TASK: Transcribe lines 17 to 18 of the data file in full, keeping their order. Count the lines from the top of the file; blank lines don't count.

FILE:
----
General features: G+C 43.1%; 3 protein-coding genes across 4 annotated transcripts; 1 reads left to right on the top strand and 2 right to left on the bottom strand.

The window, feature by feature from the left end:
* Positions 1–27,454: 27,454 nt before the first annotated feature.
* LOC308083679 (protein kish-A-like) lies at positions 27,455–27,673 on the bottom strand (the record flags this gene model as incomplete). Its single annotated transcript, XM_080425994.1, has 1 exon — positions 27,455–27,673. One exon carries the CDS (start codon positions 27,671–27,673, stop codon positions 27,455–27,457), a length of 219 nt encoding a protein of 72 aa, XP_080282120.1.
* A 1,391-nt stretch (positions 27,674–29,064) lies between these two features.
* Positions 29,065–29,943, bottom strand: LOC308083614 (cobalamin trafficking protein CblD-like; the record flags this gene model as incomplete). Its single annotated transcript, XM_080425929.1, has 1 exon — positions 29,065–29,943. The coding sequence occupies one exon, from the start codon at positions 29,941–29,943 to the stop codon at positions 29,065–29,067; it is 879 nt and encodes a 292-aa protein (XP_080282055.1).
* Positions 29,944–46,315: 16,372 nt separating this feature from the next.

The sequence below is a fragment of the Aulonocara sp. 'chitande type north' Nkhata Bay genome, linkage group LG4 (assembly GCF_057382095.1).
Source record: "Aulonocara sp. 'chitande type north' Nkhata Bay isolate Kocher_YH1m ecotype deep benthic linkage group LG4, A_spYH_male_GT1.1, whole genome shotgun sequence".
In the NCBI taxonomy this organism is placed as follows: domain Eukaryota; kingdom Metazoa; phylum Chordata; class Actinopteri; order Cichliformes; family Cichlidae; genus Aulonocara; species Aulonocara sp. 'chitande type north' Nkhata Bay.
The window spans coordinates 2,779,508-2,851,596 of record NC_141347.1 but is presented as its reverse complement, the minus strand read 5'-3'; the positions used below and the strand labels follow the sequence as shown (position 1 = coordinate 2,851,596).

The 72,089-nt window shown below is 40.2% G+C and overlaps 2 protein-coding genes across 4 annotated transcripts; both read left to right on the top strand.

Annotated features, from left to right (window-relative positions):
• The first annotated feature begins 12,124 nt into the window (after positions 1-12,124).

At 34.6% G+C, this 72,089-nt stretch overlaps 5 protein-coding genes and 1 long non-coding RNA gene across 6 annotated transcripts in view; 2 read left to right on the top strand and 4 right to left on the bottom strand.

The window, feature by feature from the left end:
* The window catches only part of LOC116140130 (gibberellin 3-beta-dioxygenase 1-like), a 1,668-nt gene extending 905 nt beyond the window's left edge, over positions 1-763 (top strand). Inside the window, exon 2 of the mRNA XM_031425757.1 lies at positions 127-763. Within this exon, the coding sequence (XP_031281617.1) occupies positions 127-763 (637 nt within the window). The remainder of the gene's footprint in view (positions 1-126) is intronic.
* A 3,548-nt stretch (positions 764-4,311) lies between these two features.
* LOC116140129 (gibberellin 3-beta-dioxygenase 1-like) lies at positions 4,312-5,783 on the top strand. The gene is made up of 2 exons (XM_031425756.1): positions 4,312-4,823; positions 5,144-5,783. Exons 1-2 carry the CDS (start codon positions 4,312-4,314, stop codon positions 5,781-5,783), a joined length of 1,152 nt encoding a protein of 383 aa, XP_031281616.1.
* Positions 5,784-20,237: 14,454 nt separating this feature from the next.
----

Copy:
* The window catches only part of LOC116140130 (gibberellin 3-beta-dioxygenase 1-like), a 1,668-nt gene extending 905 nt beyond the window's left edge, over positions 1-763 (top strand). Inside the window, exon 2 of the mRNA XM_031425757.1 lies at positions 127-763. Within this exon, the coding sequence (XP_031281617.1) occupies positions 127-763 (637 nt within the window). The remainder of the gene's footprint in view (positions 1-126) is intronic.
* A 3,548-nt stretch (positions 764-4,311) lies between these two features.